Isn't it amazing! We are all able to recognize, with a high degree of accuracy, individuals whom we have not seen for months or even years. How do we do it? Or, more importantly, how can we teach a machine to do it??
If this was possible (and to a degree it is) we could simplify many aspects of life: clearance at an airport; foregoing fingerprinting; apprehension of felons; simplifying passwords; and many others. There are, of course, those who say such identification would be a blatant invasion of privacy, and should not be allowed. More about that later.
But first, what is it that we are able to do almost intuitively, and that we would like machines to be able to do?
• We want to "memorize" enough about the face we are seeing to be able to remember it at a later date
• We want, upon seeing a face, to be able to match it with a template -- a face previously seen.
Before we get into the How-Do-We-Do-It business, let's look at who is doing it, and why.
…On a general level, law enforcement officials can match a picture of a person with a known data base.
…The German Federal Police have used a system to allow certain people to pass automated border controls at their Frankfurt Rhein-Mann airport.
…The Australian Customs Service has an automated system that uses facial recognition. The face of an individual is compared with an image encoded in a passport to permit entry.
…The U.S. Department of State operates a very large face recognition system; more than 75 million photographs are used for visa processing.
…At the 2001 Super Bowl in Tampa Bay, Florida, a system was used to search for potential criminals and terrorists.
…In Mexico voter fraud was frustrated by comparing facial images to those already in the voter database.
…Blacklisted customers at casinos are being turned away after being identified by facial recognition systems.
…Work is ongoing to associate a picture of an ATM customer with a bank database, thus obviating the need for a debit card.
…Several potentially attractive but professionally trivial applications have to do with bars and restaurants. For instance, what is the ratio of men to women in the bar; what is the average age of patrons; how busy is the bar?
…On a personal level, and perhaps just as trivial, an application has to do with the home TV. Which of the family members is sitting in front of the TV, and therefore what programs should be (or, more important, should not be) viewed?
As we will see, the algorithms used for facial recognition are extremely complex. But our modern day electronics and our sophisticated programs are quite capable of handling such challenges, and numerous computers are now equipped with very powerful systems. Google's Picasa digital image organizer has a built-in face recognition system. Apple iPhoto includes a system by which people can tag recognized people on photos. Sony's Picture Motion Browser analyses and sorts photos. Windows Live Photo Gallery employs face recognition. And Facebook includes facial recognition technology.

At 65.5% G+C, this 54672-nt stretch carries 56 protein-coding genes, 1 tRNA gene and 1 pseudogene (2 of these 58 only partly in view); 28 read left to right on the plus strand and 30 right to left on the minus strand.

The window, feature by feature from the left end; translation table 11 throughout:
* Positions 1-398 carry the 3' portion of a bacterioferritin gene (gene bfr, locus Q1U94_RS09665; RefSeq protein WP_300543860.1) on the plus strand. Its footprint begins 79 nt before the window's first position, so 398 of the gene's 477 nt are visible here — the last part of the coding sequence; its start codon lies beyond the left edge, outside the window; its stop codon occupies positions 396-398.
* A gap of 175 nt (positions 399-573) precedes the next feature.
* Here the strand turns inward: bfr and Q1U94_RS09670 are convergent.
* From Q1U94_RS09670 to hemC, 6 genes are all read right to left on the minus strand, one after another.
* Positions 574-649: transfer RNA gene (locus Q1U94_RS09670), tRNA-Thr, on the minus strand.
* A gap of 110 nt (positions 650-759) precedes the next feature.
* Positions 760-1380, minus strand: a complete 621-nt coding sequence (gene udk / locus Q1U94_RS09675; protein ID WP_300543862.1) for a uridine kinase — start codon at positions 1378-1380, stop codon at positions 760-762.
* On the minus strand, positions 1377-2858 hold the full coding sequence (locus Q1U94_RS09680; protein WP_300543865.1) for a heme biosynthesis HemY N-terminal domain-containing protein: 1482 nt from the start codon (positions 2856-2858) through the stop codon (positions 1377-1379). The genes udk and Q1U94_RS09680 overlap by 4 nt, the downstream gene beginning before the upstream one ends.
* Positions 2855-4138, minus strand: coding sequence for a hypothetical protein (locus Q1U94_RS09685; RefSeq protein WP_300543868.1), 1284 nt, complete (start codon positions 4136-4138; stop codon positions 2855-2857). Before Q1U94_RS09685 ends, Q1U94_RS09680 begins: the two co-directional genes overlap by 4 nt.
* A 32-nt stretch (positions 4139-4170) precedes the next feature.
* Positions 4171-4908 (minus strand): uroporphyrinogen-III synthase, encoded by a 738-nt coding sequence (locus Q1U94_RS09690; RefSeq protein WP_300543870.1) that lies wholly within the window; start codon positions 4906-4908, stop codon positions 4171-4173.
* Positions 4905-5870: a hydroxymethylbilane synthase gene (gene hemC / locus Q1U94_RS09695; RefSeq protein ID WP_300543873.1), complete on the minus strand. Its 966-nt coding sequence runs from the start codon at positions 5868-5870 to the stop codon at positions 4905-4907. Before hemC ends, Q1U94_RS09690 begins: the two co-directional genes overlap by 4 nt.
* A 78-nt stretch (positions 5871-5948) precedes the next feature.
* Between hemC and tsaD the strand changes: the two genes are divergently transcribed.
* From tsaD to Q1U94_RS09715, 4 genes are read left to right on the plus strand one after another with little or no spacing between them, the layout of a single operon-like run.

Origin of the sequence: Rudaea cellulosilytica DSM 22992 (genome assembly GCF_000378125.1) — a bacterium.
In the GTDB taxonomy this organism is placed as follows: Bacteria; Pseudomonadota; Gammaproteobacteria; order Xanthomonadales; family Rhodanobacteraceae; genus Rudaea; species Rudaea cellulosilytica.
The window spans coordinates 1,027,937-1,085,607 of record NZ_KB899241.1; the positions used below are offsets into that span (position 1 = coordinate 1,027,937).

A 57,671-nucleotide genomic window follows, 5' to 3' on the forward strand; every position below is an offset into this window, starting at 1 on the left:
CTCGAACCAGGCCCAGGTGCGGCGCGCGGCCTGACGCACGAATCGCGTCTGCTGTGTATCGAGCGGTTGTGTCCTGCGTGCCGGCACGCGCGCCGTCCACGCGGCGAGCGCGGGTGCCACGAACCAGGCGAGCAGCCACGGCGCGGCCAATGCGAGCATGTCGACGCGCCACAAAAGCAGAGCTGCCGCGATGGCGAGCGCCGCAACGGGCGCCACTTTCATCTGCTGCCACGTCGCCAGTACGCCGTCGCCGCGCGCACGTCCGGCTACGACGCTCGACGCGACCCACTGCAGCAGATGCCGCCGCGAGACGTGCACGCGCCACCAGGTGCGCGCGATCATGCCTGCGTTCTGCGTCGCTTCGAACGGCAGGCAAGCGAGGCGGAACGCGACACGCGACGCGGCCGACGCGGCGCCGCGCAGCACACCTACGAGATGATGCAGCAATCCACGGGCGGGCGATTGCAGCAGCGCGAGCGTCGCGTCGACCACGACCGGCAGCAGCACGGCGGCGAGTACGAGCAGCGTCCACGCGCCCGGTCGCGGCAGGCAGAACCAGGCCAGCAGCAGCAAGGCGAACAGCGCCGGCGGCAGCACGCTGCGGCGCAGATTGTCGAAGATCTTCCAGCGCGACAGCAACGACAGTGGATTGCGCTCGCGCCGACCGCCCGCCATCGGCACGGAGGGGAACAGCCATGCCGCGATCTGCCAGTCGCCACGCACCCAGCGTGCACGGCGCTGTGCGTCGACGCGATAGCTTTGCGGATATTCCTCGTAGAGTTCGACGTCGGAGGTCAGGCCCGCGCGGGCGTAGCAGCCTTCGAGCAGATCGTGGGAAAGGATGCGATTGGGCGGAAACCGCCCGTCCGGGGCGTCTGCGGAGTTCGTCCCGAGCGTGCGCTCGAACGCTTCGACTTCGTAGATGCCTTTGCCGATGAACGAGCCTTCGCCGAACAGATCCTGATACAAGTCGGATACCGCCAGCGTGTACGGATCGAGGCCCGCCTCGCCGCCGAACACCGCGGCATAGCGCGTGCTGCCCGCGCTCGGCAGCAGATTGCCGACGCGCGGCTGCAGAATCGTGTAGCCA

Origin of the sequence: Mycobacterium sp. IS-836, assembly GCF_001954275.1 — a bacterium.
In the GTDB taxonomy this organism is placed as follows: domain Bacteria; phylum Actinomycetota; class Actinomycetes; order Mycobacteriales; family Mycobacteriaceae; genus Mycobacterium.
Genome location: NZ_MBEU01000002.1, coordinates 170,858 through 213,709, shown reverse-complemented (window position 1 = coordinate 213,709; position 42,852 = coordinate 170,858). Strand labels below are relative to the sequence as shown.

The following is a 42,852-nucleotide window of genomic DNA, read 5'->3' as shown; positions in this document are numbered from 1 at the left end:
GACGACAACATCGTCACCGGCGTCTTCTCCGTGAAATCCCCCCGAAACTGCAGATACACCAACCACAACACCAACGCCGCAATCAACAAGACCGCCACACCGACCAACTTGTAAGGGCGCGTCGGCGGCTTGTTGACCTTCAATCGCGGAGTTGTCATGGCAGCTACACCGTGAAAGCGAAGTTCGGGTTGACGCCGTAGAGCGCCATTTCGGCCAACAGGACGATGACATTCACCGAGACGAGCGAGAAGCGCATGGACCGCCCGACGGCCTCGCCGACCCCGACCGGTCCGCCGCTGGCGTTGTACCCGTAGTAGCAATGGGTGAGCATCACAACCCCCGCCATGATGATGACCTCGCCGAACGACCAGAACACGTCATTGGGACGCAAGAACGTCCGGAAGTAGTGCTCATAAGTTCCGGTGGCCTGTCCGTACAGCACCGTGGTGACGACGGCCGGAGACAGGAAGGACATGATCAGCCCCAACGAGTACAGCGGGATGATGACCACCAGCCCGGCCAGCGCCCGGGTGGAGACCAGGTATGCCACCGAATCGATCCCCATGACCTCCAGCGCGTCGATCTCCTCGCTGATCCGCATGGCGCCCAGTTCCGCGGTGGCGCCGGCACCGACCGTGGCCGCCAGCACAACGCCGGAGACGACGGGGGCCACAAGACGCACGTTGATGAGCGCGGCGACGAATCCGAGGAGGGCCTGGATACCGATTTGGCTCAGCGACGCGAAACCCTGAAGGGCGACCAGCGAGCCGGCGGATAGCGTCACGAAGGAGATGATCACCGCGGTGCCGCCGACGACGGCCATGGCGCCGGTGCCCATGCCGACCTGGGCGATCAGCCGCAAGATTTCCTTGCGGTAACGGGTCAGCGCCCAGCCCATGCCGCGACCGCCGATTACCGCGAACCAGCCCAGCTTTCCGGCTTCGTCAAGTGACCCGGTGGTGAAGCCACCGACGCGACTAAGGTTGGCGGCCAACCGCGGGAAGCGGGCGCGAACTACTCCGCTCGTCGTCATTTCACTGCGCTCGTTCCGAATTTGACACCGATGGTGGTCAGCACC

Just how is this all done? A crime victim can be shown a book of mug shots, and come relatively close to identifying a likely perpetrator. But what if the book contains 1 million mug shots? It's out of the question. And here is where the computer comes in.
The simplest and most straightforward method of memorizing a face is by identifying a set of distinguishing features, or landmarks. These would include distance between the eyes, the width of the nose, the depth of the eye sockets, the shape of the cheekbones and the length of the jaw line. This information can all be digitized, and automatically compared with the equivalent data from a large number of possibilities.
A more sophisticated system is the Principal Components Analysis (PCA). It is not a new system, having been developed in 1988 by Kirby and Sirivich. With PCA 2 photos are compared with each other. Each section of the photos (they are called eigenfaces) is digitized, and the results are compared. High-level compression techniques allow the system to disregard unnecessary data, but the result is an extremely good matching technique.
Not perfect, of course, but good.
Recent advances have moved the technology from 2-Dimensional to 3-Dimensional. With 3-D technology the shape of a face can be included -- for instance, the contour of the eye sockets, nose, and chin. Also, a change in lighting, or a viewing angle, is less significant.
This leaves us with the appropriateness of the technology. Is it, or should it be, illegal to take pictures of people? Certainly the advances in camera technology permit a picture of a large crowd to be segmented to get a highly detailed picture of a single individual.
Given enough surveillance cameras, and good software, is it possible for a government or other organization to know where you are, and what you are doing, at all times? How should this be controlled? Can it be controlled?
Facial recognition technology continues to move ahead. As its accuracy improves so also will its applications.
It will be a continuing challenge to use this technology responsibly.
What is your experience with this? Tell your fellow readers now!